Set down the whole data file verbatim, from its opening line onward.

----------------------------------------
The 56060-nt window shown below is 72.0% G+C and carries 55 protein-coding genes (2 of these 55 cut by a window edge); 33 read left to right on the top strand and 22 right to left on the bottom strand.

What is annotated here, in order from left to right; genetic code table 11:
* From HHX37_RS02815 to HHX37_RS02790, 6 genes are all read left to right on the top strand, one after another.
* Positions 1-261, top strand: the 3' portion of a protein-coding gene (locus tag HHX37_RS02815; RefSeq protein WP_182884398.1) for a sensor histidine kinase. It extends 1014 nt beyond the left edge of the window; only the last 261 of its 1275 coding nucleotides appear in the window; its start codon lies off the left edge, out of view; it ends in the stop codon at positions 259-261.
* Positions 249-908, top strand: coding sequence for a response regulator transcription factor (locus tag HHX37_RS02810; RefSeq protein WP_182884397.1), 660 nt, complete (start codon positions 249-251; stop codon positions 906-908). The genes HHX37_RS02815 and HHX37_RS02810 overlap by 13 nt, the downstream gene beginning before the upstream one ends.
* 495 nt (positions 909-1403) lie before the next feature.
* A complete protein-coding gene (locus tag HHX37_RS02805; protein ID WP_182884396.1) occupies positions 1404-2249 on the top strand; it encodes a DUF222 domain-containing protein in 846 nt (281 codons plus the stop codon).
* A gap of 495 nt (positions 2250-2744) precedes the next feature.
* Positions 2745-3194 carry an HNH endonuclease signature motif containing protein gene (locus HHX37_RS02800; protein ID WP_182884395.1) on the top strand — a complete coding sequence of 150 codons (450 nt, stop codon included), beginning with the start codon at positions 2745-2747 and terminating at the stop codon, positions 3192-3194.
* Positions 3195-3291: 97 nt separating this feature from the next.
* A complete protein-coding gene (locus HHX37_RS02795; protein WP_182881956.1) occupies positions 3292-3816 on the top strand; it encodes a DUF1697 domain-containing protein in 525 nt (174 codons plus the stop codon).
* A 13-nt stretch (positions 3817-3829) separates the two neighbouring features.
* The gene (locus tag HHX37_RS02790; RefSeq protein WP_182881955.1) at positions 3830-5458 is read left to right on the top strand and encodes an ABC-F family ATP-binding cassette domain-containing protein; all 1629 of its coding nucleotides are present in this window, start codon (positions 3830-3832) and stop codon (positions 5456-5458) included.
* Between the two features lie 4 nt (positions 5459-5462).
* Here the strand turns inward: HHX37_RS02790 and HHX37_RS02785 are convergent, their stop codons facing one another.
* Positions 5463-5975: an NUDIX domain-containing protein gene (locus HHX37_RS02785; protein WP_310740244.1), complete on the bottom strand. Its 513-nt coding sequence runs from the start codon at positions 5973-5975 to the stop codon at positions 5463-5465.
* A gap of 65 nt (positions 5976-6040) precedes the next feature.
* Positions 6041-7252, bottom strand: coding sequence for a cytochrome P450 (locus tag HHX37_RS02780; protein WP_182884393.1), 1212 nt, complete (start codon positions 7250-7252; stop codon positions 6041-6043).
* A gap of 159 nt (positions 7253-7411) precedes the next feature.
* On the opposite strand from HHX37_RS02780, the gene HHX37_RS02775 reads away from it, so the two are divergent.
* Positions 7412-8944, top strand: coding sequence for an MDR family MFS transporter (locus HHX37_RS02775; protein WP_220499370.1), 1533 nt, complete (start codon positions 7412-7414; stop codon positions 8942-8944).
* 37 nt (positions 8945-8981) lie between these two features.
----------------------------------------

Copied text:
The 56060-nt window shown below is 72.0% G+C and carries 55 protein-coding genes (2 of these 55 cut by a window edge); 33 read left to right on the top strand and 22 right to left on the bottom strand.

What is annotated here, in order from left to right; genetic code table 11:
* From HHX37_RS02815 to HHX37_RS02790, 6 genes are all read left to right on the top strand, one after another.
* Positions 1-261, top strand: the 3' portion of a protein-coding gene (locus tag HHX37_RS02815; RefSeq protein WP_182884398.1) for a sensor histidine kinase. It extends 1014 nt beyond the left edge of the window; only the last 261 of its 1275 coding nucleotides appear in the window; its start codon lies off the left edge, out of view; it ends in the stop codon at positions 259-261.
* Positions 249-908, top strand: coding sequence for a response regulator transcription factor (locus tag HHX37_RS02810; RefSeq protein WP_182884397.1), 660 nt, complete (start codon positions 249-251; stop codon positions 906-908). The genes HHX37_RS02815 and HHX37_RS02810 overlap by 13 nt, the downstream gene beginning before the upstream one ends.
* 495 nt (positions 909-1403) lie before the next feature.
* A complete protein-coding gene (locus tag HHX37_RS02805; protein ID WP_182884396.1) occupies positions 1404-2249 on the top strand; it encodes a DUF222 domain-containing protein in 846 nt (281 codons plus the stop codon).
* A gap of 495 nt (positions 2250-2744) precedes the next feature.
* Positions 2745-3194 carry an HNH endonuclease signature motif containing protein gene (locus HHX37_RS02800; protein ID WP_182884395.1) on the top strand — a complete coding sequence of 150 codons (450 nt, stop codon included), beginning with the start codon at positions 2745-2747 and terminating at the stop codon, positions 3192-3194.
* Positions 3195-3291: 97 nt separating this feature from the next.
* A complete protein-coding gene (locus HHX37_RS02795; protein WP_182881956.1) occupies positions 3292-3816 on the top strand; it encodes a DUF1697 domain-containing protein in 525 nt (174 codons plus the stop codon).
* A 13-nt stretch (positions 3817-3829) separates the two neighbouring features.
* The gene (locus tag HHX37_RS02790; RefSeq protein WP_182881955.1) at positions 3830-5458 is read left to right on the top strand and encodes an ABC-F family ATP-binding cassette domain-containing protein; all 1629 of its coding nucleotides are present in this window, start codon (positions 3830-3832) and stop codon (positions 5456-5458) included.
* Between the two features lie 4 nt (positions 5459-5462).
* Here the strand turns inward: HHX37_RS02790 and HHX37_RS02785 are convergent, their stop codons facing one another.
* Positions 5463-5975: an NUDIX domain-containing protein gene (locus HHX37_RS02785; protein WP_310740244.1), complete on the bottom strand. Its 513-nt coding sequence runs from the start codon at positions 5973-5975 to the stop codon at positions 5463-5465.
* A gap of 65 nt (positions 5976-6040) precedes the next feature.
* Positions 6041-7252, bottom strand: coding sequence for a cytochrome P450 (locus tag HHX37_RS02780; protein WP_182884393.1), 1212 nt, complete (start codon positions 7250-7252; stop codon positions 6041-6043).
* A gap of 159 nt (positions 7253-7411) precedes the next feature.
* On the opposite strand from HHX37_RS02780, the gene HHX37_RS02775 reads away from it, so the two are divergent.
* Positions 7412-8944, top strand: coding sequence for an MDR family MFS transporter (locus HHX37_RS02775; protein WP_220499370.1), 1533 nt, complete (start codon positions 7412-7414; stop codon positions 8942-8944).
* 37 nt (positions 8945-8981) lie between these two features.